Drunk Stuntmen – Barroom Blitz
“We don’t really know this song, but we’ll give it a try, since someone said they wanted to hear it,” acquiesces Steven Sanderson, frontman for Massachusetts band the Drunk Stuntmen.
He’s hoping to fool the crowd at the Brewery nightclub in Raleigh, North Carolina, into modest expectations, but the odds are stacked against him. Most of the few dozen folks who have ventured out on this chilly January night are regular hangers-on at Sadlack’s, the bar anchoring the other end of Hillsborough Street, where the Drunk Stuntmen have levitated the back-porch picnic-tables many times.
So it’s no surprise when they launch into Thin Lizzy’s “The Boys Are Back In Town”. Sanderson is on fire, strutting and kicking and commanding the stage from the moment he sneers the opening line: “Guess who just got back today…” Grizzled guitarists Terry Flood and Freddy Johnson flank Sanderson on either side, delivering dead-on echo-chants in the chorus, then slamming down the stinging two-guitars-in-harmony solo during the instrumental section.
Behind them, bass (J. Scott Brandon), drums (J.J. Connell) and keyboards (Scott Hall) drive it all home, leaving no doubt that, uh, well, yes, they do really know this song. Maybe better than even Thin Lizzy ever did.
But that’s just one high point in a set littered with blistering performances. Though their covers — which also often include Skynyrd’s “Saturday Night Special” and Willie’s “Whiskey River” — help to define the band’s aesthetic, the Stuntmen have also begun to build up a respectable repertoire of originals.
Their new album, Iron Hip, testifies to that. From the straight-shooting opener “Downtown” to the dramatic ebb-and-flow of “Low” to the instantly catchy pop of “Out Of Bed” to the powerful balladry of “Stars”, Iron Hip represents a significant step forward in songwriting from the band’s first two records. It may be a lost cause, however, for the Drunk Stuntmen ever to capture in the studio the sheer energy and charisma that radiates throughout the room when they’re onstage.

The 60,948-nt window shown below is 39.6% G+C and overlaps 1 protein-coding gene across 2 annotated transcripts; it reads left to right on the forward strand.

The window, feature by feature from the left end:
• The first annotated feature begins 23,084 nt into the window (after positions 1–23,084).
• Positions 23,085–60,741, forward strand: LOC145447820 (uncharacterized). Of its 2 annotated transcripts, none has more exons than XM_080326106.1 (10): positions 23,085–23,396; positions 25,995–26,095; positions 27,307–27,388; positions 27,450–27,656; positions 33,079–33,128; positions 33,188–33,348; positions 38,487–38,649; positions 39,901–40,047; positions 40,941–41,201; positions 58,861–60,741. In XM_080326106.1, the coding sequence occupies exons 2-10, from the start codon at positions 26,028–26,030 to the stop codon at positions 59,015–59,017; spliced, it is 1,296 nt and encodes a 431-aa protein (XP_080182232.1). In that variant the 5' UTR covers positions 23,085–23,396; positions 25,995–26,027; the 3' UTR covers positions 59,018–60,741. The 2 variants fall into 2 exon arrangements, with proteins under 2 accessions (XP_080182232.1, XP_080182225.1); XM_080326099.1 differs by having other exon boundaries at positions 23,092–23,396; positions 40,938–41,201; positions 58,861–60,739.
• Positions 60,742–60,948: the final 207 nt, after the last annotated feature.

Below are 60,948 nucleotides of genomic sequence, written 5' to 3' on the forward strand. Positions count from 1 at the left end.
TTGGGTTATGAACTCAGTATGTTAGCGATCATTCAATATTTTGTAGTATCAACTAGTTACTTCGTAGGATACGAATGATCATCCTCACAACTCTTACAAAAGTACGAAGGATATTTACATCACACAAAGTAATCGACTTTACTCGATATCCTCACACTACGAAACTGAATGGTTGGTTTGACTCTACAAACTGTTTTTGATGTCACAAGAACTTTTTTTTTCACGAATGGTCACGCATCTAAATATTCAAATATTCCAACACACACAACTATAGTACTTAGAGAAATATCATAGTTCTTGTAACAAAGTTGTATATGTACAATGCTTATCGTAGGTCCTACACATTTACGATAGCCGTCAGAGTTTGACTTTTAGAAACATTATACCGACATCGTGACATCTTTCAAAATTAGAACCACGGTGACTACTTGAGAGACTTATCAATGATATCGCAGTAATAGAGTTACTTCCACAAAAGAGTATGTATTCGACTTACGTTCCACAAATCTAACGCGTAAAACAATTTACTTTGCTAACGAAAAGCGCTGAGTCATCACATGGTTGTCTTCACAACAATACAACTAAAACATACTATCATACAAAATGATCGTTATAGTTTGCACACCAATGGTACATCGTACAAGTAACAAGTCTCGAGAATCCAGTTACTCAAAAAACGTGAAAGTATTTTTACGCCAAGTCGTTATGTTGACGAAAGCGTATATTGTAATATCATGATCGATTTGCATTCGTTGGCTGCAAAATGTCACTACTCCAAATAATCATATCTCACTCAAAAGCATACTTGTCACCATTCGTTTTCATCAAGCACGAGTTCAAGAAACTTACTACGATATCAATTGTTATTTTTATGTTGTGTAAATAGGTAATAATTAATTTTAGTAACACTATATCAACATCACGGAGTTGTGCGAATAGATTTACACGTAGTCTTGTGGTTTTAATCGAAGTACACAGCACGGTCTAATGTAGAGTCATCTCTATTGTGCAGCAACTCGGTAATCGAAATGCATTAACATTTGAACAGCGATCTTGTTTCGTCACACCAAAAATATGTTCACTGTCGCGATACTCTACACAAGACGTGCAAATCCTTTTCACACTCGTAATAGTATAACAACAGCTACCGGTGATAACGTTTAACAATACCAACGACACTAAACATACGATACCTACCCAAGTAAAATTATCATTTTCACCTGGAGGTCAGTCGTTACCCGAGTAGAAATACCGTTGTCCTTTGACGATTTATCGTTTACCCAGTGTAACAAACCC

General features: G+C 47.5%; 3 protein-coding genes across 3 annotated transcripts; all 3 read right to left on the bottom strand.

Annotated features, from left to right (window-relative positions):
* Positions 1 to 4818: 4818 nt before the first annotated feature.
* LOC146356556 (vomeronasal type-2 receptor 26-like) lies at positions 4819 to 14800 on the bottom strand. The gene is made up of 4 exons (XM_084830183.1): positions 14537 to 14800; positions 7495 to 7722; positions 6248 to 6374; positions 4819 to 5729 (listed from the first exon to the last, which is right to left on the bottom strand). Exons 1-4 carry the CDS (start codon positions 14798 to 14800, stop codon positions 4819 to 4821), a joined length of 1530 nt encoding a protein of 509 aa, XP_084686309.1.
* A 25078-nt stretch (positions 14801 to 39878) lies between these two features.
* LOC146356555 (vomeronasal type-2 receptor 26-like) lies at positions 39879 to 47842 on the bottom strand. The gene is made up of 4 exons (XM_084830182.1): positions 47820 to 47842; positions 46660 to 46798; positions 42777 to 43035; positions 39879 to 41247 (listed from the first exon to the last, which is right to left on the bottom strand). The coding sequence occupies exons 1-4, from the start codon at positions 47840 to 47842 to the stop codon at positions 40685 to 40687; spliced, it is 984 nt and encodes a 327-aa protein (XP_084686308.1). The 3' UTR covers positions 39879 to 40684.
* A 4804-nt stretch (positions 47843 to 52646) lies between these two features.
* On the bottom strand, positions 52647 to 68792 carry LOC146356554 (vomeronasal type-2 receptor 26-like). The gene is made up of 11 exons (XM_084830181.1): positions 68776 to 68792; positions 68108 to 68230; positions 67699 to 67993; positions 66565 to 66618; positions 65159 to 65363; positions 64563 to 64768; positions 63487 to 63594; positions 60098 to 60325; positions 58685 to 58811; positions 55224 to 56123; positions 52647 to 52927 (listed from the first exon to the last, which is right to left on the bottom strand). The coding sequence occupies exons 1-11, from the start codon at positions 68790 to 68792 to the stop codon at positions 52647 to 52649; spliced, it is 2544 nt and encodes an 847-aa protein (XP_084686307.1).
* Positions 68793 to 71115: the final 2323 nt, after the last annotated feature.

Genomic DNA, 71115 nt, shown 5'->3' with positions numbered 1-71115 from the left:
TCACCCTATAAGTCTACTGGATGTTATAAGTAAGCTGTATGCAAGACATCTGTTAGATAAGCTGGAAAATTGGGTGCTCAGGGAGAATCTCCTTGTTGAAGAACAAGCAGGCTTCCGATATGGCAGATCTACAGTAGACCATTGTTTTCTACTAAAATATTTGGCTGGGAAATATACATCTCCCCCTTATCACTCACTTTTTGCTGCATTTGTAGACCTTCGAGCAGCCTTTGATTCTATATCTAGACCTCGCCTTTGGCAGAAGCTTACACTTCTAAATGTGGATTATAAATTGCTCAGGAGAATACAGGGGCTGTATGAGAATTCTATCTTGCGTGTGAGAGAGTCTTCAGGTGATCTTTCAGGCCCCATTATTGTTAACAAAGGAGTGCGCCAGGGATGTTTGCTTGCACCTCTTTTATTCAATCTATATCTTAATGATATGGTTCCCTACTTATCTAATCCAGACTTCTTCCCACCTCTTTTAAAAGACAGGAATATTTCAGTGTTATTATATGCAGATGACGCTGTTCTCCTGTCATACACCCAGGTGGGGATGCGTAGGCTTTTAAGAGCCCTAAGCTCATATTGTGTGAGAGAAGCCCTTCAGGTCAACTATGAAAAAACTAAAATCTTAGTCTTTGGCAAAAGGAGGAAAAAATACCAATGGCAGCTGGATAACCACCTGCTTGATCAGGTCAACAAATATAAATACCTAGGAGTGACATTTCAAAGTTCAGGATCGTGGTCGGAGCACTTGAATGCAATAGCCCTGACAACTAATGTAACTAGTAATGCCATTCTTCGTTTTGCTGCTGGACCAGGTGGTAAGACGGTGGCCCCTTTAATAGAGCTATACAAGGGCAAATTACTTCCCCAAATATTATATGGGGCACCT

They weren’t always this good — though it took them awhile to realize that. “We had the hugest egos,” Sanderson says, recalling the band’s mid-’90s origins. “We were so stupid — we sucked. And we felt we were great. We expected to be on MTV the next day, for the first three years of this band. And it was such a hideous joke.”
The rest of the band, gathered around a wooden table at Sadlack’s the day after the Brewery show, gradually bubbles into a crescendo of laughter at Sanderson’s rant, confirming concurrence with his assessment. “Frankly, we weren’t worthy of touring, musically,” Flood offers, explaining why the band stuck to its home Northampton turf in those early days. “I’m glad we didn’t get on the road until we got our shit together. It took us awhile; there were a lot of loose ends, and we didn’t know where the hell to go with them.”
At the heart of the problem was a fundamental identity crisis. In its early days, the group — originally called Soup — had more of a jam-band persona. Eventually, a mix tape from a friend, an ill-fated cross-country tour and a supposed side-project dalliance led them in a different musical direction. But first, a little back-story — and, indeed, it stretches quite far back.
“Terry was a substitute teacher in our high school,” Sanderson says, retelling a tale about how he forged a note to get Flood to let him out of class so he could go hang out with Brandon, a high school buddy, in their southeastern Massachusetts hometown of Taunton.
A few years later, Flood and Sanderson’s paths crossed again, when Sanderson was working at Boston’s famed Bull & Finch Pub (the place “Cheers” was modeled on) with Flood’s girlfriend. “That’s where I really met him, as someone other than a student with a forgery,” Flood quips. “We started playing together after he got outta work at the bar. And I talked him into moving out to western Mass., where I was moving the following fall.”
Sanderson subsequently convinced Brandon to quit his pancake-house gig and join them in their relocation to the Northampton area. Flood, meanwhile, brought in Johnson, an old college pal who had a band that Flood had auditioned for. “Which was called,” Johnson cringes, “Spin Doctors. We thought, ‘Nobody else is ever gonna use this name!’ We eventually changed it to the Electrical Banana.”
In western Massachusetts, they began playing gigs under the name Soup. “We were playing in the key of rock,” Flood says. “We did not know exactly what the hell we were doing, but we knew if we did it long and hard with a lot of rhythm, hippies would dance.”
“We’d offer promotions such as, If you bring a drum, you can get in for free,” Johnson jokes.
“Most of those songs weren’t songs at all,” Flood continues. “They were just excuses to have a solo.”
“It could make your ears hurt, though,” Sanderson adds. “We were probably the loudest freakin’ jam band I’ve ever seen in my life. We weren’t your average jam band.”
“Nope, definitely not,” Flood agrees. “In fact, we grew to dislike them, because of ourselves.”